How Social Media is Influencing Politics

By October 25, 2011 June 11th, 2018 Social Media

The 2012 election is only a year away, and now almost all candidates are using social media in some way. With politicians implementing social media into their campaign, it brings them down to a more personal level. It helps us realize that they are normal people just like us, and use social media sites to reach out to supporters. Since almost everyone is using this form of media to reach out, it sets the bar even higher to take a creative approach that stands out from any other. However, this can work against them. Users on Facebook and Twitter can contribute in a positive or negative way. There is a lack of control with it comes to social media. Another important factor when using social media in a campaign is the audience it reaches. According to Mashable, 83% of Internet users from ages 18 to 29 are using some form of social media. People that voted in 2008 who were 24 and younger made up 10% of the total votes, which was the only age bloc that increased since the 2004 elections.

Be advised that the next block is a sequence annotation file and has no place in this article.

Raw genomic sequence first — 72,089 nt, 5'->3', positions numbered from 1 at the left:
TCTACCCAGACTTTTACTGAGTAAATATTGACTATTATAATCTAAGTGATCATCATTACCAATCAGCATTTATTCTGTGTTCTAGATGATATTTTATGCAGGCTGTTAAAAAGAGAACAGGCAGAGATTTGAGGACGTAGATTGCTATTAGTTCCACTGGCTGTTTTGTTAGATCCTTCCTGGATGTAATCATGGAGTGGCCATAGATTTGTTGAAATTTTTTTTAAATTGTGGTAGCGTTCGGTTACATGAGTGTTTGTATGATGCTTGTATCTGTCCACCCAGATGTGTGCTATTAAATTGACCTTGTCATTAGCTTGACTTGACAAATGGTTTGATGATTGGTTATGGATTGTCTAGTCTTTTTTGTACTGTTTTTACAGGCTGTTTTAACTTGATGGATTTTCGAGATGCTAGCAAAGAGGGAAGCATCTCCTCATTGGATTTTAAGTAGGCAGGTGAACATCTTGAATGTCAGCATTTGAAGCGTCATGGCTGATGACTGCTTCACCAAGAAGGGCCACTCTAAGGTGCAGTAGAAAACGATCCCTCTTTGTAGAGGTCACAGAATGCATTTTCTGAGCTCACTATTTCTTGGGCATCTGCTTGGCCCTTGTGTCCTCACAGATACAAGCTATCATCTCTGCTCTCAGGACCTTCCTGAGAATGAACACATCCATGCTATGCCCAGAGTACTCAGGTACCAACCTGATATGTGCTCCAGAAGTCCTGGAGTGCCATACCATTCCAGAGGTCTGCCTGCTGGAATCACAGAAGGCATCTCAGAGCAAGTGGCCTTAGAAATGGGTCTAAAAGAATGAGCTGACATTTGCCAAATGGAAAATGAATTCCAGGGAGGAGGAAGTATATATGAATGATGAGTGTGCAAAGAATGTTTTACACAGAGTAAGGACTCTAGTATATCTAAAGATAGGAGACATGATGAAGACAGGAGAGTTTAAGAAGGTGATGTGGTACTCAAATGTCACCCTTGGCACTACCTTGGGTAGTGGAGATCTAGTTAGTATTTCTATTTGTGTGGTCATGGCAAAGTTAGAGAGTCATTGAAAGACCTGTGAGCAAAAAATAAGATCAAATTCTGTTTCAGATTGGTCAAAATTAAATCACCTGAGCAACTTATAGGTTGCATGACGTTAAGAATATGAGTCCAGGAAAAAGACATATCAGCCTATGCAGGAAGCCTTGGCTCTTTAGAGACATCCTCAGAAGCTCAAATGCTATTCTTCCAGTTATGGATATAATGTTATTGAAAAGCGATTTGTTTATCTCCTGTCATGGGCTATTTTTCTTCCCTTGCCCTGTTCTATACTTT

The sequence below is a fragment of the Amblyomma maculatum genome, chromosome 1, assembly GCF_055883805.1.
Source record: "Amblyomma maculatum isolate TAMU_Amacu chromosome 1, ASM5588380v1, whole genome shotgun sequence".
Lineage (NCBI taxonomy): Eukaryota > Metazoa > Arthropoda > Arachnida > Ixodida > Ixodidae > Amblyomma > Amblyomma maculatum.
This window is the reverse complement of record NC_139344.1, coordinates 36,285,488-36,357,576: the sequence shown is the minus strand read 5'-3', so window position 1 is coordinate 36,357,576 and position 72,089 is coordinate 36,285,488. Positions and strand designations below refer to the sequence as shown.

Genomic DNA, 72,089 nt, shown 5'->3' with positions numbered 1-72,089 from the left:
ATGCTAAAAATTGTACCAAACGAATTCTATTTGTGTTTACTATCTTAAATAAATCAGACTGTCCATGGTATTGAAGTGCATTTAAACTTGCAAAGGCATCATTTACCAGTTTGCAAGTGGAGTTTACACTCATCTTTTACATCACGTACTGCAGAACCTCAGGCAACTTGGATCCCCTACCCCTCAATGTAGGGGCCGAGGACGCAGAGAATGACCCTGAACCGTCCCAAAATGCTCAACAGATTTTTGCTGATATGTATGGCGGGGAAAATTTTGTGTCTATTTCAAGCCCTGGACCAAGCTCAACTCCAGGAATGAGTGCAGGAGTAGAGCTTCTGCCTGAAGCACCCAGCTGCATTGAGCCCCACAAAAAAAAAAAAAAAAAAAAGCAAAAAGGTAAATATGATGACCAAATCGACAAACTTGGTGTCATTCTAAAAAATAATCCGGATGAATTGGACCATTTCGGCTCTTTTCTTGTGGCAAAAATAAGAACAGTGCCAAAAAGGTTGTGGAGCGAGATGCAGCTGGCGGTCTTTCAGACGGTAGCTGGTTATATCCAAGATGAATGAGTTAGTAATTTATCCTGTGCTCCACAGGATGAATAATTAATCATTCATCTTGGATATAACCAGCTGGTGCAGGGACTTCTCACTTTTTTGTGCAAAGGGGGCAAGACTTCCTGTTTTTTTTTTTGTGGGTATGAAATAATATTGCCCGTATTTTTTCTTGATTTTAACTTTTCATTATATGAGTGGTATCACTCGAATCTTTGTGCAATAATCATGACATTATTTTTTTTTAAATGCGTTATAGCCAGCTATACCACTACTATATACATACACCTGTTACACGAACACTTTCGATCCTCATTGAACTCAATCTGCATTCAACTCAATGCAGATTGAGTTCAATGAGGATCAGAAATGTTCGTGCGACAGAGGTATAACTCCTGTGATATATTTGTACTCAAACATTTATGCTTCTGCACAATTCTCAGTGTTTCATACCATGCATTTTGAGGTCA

President Obama set the bar high in 2008 when his campaign used social media and the Internet to increase the amount of supporters. For his 2012 campaign, he is going even further to reach the younger demographic by creating a Tumblr page. The Tumblr blog launched yesterday, and time will only tell whether this approach is successful or not. The goal is to encourage Tumblr users to contribue to the campaign by using the features of “ask” and “submit” that the site offers. This should work to President Obama’s advantage, because he isn’t just posting videos or articles for people to read. This part of his campaign makes the conversation aspect of social media stand out. It is not just a one-way street, he is creating a dialogue that makes his campaign interactive.

 Compared to 2008, social media platforms have skyrocketed. Currently, Facebook has 800 million users; in 2008 there were 100 million users. Currently, Twitter has over 400 employees; in 2008 they had 8. Currently, YouTube averages 48 hours of uploaded video every minute; in 2008 the averages was 13 hours per minute.

Politicians today would be left in the dust if they didn’t execute some sort of social media in their campaign. So, for the upcoming 2012 election, what kind of social media campaigns do you think we’re going to see?

[Sources: Mashable, Tumblr]